It’s all quite disorienting. A new pope who seems reluctant to accept the trappings of his office and reaches out to ordinary people. For example, he is going to break with tradition by celebrating Maundy Thursday in a prison for youthful offenders, washing the feet of prisoners rather than those of retired clergy. A new Archbishop of Canterbury whose style is very different from Rowan Williams and who has in his early statements, tried to reach out to bridge some of the most difficult divisions in the Church of England. Perhaps more important still, the ecumenical gestures that have broken new ground–the presence of the Greek Orthodox patriarch in Rome on March 19, and the wonderful diversity in the enthronement service yesterday.
I’m tempted to see something of a new spirit beginning to blow throughout Christianity from the simple, yet powerful gestures of Pope Francis. No doubt there are rumblings of discontent in the back alleys and hidden corners of the Vatican, but the stultifying, rigid conservatism of the last decades has for a moment at least been sidelined by a spirit of humility, simplicity, and tenderness (the prominence of that word in the Pope’s homily noted by several commentators). That is not to say that the Pope is less conservative doctrinally than his predecessors, but by choosing to focus on other things, he is changing the tone and perception of the Roman Catholic Church in popular culture.
Both leaders face significant problems and it remains to be seen whether they will be any more skillful in negotiating those conflicts than their predecessors. Still, we can hope.
Some commentary on the enthronement of the Archbishop of Canterbury
A little background and summary of the event.
David Sinden links to photos, highlight videos, etc.
His Grace has this to say. An excerpt:
The moment the great oak doors of Canterbury Cathedral were flung open, the fanfare seemed to blow away an entire age of theological aloofness and stuffy ecclesiology. We had a new and vibrant liturgical dialogue, written by the Archbishop himself, explaining the whole meaning of the day to a nation that no longer knows or cares. The interrogation by the Christian child, Evangeline Kanagasooriam, was brief. But its illumination could not have been brighter.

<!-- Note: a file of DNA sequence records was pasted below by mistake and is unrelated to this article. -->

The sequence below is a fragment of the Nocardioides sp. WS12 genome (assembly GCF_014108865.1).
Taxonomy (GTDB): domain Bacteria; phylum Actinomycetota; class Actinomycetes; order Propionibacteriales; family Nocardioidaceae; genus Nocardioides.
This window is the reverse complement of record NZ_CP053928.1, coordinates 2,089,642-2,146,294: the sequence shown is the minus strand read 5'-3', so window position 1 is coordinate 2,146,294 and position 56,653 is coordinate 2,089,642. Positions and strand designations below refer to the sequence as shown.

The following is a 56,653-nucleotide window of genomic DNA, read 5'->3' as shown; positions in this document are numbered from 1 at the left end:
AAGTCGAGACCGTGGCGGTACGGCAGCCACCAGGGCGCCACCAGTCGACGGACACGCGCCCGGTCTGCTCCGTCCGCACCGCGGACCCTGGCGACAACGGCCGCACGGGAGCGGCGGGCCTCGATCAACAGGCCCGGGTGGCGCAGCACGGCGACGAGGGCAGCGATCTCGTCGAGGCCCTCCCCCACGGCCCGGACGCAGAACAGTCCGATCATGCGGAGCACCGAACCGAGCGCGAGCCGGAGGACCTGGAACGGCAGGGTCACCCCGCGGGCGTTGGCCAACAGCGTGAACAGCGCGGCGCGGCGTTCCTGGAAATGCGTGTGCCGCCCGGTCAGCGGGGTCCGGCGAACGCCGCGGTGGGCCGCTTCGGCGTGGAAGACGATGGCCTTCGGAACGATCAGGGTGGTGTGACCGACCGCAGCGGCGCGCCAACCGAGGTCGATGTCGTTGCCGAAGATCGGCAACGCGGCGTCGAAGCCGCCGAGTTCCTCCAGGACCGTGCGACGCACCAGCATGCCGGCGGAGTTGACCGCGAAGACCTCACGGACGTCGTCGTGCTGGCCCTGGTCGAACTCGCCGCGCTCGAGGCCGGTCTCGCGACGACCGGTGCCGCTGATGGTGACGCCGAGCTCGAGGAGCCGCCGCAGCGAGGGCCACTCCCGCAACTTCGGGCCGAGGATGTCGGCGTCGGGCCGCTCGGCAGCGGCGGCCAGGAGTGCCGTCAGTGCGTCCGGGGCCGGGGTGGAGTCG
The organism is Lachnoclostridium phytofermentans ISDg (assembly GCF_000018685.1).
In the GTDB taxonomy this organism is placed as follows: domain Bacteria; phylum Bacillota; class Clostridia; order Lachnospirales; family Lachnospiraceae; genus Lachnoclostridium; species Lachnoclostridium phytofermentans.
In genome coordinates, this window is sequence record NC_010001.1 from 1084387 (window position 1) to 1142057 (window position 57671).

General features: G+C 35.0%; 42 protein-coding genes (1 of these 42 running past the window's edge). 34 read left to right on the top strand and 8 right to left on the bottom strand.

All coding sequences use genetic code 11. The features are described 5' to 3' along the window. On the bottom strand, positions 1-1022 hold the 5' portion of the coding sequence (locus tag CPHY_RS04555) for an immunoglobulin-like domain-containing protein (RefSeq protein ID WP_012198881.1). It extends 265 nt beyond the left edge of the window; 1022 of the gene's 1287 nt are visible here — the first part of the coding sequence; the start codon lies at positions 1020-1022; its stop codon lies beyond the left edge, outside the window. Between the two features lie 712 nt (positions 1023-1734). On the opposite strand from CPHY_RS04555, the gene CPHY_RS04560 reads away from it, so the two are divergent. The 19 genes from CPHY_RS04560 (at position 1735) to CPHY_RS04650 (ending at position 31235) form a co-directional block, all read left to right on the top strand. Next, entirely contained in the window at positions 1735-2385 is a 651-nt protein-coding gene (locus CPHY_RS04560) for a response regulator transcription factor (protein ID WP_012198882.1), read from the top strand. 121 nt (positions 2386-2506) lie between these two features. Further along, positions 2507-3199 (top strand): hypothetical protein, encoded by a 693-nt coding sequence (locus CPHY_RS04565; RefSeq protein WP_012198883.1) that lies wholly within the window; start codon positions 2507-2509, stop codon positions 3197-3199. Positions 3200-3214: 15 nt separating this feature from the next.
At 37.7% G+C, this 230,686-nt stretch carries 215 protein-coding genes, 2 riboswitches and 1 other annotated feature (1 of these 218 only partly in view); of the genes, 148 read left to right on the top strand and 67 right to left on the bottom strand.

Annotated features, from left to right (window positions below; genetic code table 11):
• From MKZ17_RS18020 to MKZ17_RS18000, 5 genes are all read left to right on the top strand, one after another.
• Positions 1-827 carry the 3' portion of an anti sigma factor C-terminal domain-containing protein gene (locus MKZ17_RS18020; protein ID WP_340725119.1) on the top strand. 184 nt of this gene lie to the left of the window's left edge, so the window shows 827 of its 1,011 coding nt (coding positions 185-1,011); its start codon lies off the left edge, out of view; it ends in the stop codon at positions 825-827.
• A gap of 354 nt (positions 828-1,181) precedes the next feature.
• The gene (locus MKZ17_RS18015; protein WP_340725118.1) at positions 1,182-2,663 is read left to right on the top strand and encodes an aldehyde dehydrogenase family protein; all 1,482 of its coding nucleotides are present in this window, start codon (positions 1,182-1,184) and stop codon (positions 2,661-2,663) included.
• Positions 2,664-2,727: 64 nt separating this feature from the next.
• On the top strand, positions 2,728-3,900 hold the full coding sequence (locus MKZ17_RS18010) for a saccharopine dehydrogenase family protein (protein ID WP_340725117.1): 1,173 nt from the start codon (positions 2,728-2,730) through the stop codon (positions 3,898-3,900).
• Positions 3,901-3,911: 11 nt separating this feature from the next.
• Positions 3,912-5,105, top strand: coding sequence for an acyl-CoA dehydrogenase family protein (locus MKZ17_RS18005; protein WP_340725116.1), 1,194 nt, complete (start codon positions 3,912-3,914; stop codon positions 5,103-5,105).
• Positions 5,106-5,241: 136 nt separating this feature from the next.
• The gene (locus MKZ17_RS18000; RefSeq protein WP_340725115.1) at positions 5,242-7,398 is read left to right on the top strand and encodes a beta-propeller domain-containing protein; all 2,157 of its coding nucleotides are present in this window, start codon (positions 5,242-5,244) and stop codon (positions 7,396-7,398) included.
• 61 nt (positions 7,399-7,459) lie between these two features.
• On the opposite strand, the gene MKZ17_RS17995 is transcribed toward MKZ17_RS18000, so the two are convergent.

“Who are you and why do you request entry?”
“I am Justin, a servant of Jesus Christ, and I come as one seeking the grace of God, to travel with you in his service together.”
An interview with the new Archbishop of Canterbury
Colin Coward reflects on another interview with the ABC:
The new Archbishop said: “You see gay relationships that are just stunning in the quality of the relationship.” He told the BBC he had “particular friends where I recognise that and am deeply challenged by it”. Justin Welby clearly has gay friends, partnered gay friends, and knows perfectly well that their relationships are equal in love and quality to those of his married friends and of his own marriage.
A new ecumenical spirit?
Pope Francis urges dialogue with Muslims.
His relationship with the Jewish community of Argentina.
His message of greetings to the new Archbishop of Canterbury.
I love it: “Who are you and why do you request entry?” “I am Justin, a servant of Jesus Christ, and I come as one seeking the grace of God, to travel with you in his service together.”
There is an old book about a woman who enters a Benedictine monastery. On her arrival, she knocks on the door, and they open it saying “What is it you desire?” She responds, “To try my vocation in this Benedictine House of Brede”.
Both of these similar events speak of our capacity to make commitments, knowing that nothing is predetermined and all possibilities are open, but also with enormous challenges.
The new Archbishop said: “You see gay relationships that are just stunning in the quality of the relationship.” He told the BBC he had “particular friends where I recognise that and am deeply challenged by it”.
Sorry, Justin, I’m not impressed. If you replaced “gay” with “black” everyone in the church would be cringing (I hope). Why is it that religious leaders can get such lavish praise simply for acknowledging the existence of sexual minorities? I suspect this is related to the fact that the youth today are deserting organized religion.